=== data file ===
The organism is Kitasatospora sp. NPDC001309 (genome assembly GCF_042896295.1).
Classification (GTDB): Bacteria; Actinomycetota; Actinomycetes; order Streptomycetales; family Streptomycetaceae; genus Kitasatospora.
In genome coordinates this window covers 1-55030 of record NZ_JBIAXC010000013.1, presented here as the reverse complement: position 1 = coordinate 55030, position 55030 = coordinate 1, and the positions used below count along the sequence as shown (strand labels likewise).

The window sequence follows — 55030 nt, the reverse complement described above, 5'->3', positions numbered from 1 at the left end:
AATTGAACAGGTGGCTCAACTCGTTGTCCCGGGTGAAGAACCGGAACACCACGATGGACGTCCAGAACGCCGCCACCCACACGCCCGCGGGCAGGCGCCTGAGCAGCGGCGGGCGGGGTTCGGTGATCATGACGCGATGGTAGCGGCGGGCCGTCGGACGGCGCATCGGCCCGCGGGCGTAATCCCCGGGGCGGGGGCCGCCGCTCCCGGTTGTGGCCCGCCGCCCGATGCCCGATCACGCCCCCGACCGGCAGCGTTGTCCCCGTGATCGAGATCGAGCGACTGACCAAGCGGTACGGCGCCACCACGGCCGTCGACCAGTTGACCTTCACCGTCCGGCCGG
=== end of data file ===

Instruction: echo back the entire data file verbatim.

The organism is Kitasatospora sp. NPDC001309 (genome assembly GCF_042896295.1).
Classification (GTDB): Bacteria; Actinomycetota; Actinomycetes; order Streptomycetales; family Streptomycetaceae; genus Kitasatospora.
In genome coordinates this window covers 1-55030 of record NZ_JBIAXC010000013.1, presented here as the reverse complement: position 1 = coordinate 55030, position 55030 = coordinate 1, and the positions used below count along the sequence as shown (strand labels likewise).

The window sequence follows — 55030 nt, the reverse complement described above, 5'->3', positions numbered from 1 at the left end:
AATTGAACAGGTGGCTCAACTCGTTGTCCCGGGTGAAGAACCGGAACACCACGATGGACGTCCAGAACGCCGCCACCCACACGCCCGCGGGCAGGCGCCTGAGCAGCGGCGGGCGGGGTTCGGTGATCATGACGCGATGGTAGCGGCGGGCCGTCGGACGGCGCATCGGCCCGCGGGCGTAATCCCCGGGGCGGGGGCCGCCGCTCCCGGTTGTGGCCCGCCGCCCGATGCCCGATCACGCCCCCGACCGGCAGCGTTGTCCCCGTGATCGAGATCGAGCGACTGACCAAGCGGTACGGCGCCACCACGGCCGTCGACCAGTTGACCTTCACCGTCCGGCCGG